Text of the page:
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Tags - damascus gate
‘Let's walk the Old City Ramparts..
Walk about Zion, go round about her,
number her towers, consider well her ramparts,
go through her citadels;that you may tell the next generation that this is God,
our God for ever and ever.
He will be our guide for ever.(Psalm 48:12-14)
.. and see where King David's soldiers stood and what they saw from their vantage points', is what we - Pat, Gabriele, Shalin and I - wanted to do following the ‘water-walking' experience at the Hezekiah's tunnel, all immersed, even in our own memories.
We walked up and down the road from the City of David to the Jaffa Gates and got our tickets. It was a tiny Entrance fee. There seemed to be just a handful of visitors at the time with our little group of four. Adventurous and prepared, were we, all with walking shoes and some water - there was this guide tip - Be prepared for a lot of stone-stairs in varying levels.
One part of the Ramparts Walk begins just outside Jaffa Gate. The entrance is a bit hard to find. Before going through the gate into the Old City, head to the enclosure to the right of Jaffa Gate, as you face the Old City. You'll be walking between two stone walls on a stone path. Follow the signs or ask someone - the entrance is a bit of way down, around a corner to the left. This section takes you from Jaffa Gate to Zion Gate and lets you off near Dung Gate, not far from the Western Wall Plaza and the Jewish Quarter. It offers a stunning view of Old City rooftops, Sultan's Pool, Yemin Moshe, Mt. Zion and the Mt. of Olives. You can also access the ramparts from Damascus Gate follow them to Lion's Gate.
Near the Entrance, there is a stone sit-out. While sitting there, waiting for Shalin to finish her sandwich, I looked around and a thought crossed my mind ‘we are about to walk another piece of Bible history!' What a fun way to get the overview of Jerusalem in the 21st Century, by climbing the olden ramparts (the watch-points, I say) of the Old City and circle the city above. There were moments I wondered what must have passed by the minds of the soldiers standing guard in the varying time periods. Walking on top of the Old City is exhilarating and gives you wonderful view over the new city of Jerusalem through the arrow slits on the turret walls and/or over them.
There are places that I had never seen in my earlier visits, like the cloistered Armenian compound, an old hospital... from each vantage point; we could see the day-to-day Old city life and the exuberance of Sukkoth. The hubbub of city life in this holiday season was worth capturing on film and just drinking in the sight from where each of us stood - bustling markets, sheets hanging on washing lines, a vendor frying falafels, festive dancing on temporary platforms....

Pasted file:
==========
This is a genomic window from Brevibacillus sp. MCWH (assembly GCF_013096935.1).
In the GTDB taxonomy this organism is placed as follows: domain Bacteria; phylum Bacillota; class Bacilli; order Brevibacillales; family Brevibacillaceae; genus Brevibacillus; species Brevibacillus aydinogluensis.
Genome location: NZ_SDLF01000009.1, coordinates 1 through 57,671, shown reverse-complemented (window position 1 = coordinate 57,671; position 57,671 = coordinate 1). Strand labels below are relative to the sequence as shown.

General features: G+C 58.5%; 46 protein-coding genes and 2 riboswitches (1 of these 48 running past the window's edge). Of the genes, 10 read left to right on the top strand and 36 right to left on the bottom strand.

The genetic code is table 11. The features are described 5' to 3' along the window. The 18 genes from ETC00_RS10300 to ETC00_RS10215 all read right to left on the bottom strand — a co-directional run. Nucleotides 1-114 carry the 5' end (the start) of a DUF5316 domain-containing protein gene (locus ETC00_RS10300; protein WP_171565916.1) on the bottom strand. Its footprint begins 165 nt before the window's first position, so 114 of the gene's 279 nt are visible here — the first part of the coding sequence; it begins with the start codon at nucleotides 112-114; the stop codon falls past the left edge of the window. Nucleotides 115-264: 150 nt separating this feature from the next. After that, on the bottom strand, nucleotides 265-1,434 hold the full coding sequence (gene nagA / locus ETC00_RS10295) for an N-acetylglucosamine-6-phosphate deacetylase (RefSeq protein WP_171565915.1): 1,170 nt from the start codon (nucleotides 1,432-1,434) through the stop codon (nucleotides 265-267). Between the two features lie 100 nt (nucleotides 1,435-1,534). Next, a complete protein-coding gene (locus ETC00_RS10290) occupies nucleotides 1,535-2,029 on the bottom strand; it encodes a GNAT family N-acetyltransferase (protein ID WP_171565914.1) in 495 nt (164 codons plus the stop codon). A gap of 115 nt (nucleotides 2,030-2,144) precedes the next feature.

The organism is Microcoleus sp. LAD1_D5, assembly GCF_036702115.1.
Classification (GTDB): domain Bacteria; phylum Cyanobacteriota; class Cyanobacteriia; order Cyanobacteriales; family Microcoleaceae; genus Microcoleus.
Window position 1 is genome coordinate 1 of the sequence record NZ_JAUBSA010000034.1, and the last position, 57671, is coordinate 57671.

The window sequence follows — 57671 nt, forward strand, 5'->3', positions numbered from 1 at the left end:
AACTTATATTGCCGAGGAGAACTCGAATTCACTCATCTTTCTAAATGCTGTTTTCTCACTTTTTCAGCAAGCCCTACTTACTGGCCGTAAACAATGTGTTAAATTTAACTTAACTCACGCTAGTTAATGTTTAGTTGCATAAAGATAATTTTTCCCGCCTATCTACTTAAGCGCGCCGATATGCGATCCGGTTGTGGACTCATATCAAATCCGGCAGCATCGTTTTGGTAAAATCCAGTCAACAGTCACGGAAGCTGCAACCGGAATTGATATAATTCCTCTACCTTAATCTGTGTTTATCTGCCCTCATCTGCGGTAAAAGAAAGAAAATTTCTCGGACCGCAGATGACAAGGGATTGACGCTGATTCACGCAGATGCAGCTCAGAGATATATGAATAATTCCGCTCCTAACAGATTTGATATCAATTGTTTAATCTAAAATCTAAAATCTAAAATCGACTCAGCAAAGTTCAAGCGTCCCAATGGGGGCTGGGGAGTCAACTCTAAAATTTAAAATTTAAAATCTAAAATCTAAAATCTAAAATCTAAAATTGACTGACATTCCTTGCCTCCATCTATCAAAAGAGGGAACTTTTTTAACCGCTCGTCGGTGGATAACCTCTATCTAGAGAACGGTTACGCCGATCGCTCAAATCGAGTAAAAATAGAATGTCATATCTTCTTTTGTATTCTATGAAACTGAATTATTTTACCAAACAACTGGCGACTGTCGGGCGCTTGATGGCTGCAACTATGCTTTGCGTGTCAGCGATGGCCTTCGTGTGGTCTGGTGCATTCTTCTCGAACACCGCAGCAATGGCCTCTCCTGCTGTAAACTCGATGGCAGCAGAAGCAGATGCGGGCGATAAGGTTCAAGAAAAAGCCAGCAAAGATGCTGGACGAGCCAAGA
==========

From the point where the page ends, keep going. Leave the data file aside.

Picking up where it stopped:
The walls of Jerusalem that we see today were built by Suleiman the Magnificent in the 16th century when he restored the ancient city walls that served as military fortifications. During 1948-1967, the Jordanian snipers used the ramparts as a vantage point. Multiple bullet holes stand witness to this shooting position on old buildings facing the Old City. Today, the ramparts serve a more peaceful purpose as a choice destination for school field trips, tourists and Jerusalem enthusiasts, I understand.
The walk is about 4 kilometres. You can't circumnavigate the entire Old City in one shot, since access to the ramparts of the Temple Mount is closed off, and the road bisects the walls at Jaffa Gate. We had to descend at the Lion's or Dung Gate and resumed from the Damascus Gate.
It is not advised to walk alone or after dark. Should you wish to experience the Rampart Walk, go for it! And again, the tip to heed: the walk requires a lot of stair climbing and descending. Make sure you're wearing comfortable walking shoes, and that you have enough water with you - once you're on the ramparts, there's no getting off until the end and no refreshment kiosk or bathroom along the way. While this is fun for adults and older kids, avoid taking little children, those fearful of heights and people who have trouble walking.
I have visited and traveled the Holy Land, no better description, for pilgrimage, a tour and even for a Bible feast and have yet not had enough. It is so true when people say, 'The Bible comes alive' - every stone talks here!